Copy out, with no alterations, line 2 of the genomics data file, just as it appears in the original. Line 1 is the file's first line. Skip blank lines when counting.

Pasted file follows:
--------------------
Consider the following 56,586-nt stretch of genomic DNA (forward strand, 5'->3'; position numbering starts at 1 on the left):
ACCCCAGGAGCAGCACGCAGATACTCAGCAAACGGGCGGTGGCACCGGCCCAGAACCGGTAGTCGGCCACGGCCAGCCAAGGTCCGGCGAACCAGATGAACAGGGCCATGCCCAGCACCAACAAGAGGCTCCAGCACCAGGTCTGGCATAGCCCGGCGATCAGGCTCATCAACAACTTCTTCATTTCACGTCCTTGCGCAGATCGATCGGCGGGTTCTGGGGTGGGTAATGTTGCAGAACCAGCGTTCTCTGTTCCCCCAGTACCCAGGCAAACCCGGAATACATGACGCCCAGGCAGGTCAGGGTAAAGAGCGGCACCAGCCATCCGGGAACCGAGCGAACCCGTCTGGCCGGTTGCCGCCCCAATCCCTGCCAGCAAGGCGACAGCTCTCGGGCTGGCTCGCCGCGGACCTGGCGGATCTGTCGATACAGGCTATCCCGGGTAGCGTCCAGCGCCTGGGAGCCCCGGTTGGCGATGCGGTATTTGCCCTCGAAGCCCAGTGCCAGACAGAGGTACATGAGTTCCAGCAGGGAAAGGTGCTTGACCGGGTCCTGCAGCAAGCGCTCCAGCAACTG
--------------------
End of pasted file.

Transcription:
ACCCCAGGAGCAGCACGCAGATACTCAGCAAACGGGCGGTGGCACCGGCCCAGAACCGGTAGTCGGCCACGGCCAGCCAAGGTCCGGCGAACCAGATGAACAGGGCCATGCCCAGCACCAACAAGAGGCTCCAGCACCAGGTCTGGCATAGCCCGGCGATCAGGCTCATCAACAACTTCTTCATTTCACGTCCTTGCGCAGATCGATCGGCGGGTTCTGGGGTGGGTAATGTTGCAGAACCAGCGTTCTCTGTTCCCCCAGTACCCAGGCAAACCCGGAATACATGACGCCCAGGCAGGTCAGGGTAAAGAGCGGCACCAGCCATCCGGGAACCGAGCGAACCCGTCTGGCCGGTTGCCGCCCCAATCCCTGCCAGCAAGGCGACAGCTCTCGGGCTGGCTCGCCGCGGACCTGGCGGATCTGTCGATACAGGCTATCCCGGGTAGCGTCCAGCGCCTGGGAGCCCCGGTTGGCGATGCGGTATTTGCCCTCGAAGCCCAGTGCCAGACAGAGGTACATGAGTTCCAGCAGGGAAAGGTGCTTGACCGGGTCCTGCAGCAAGCGCTCCAGCAACTG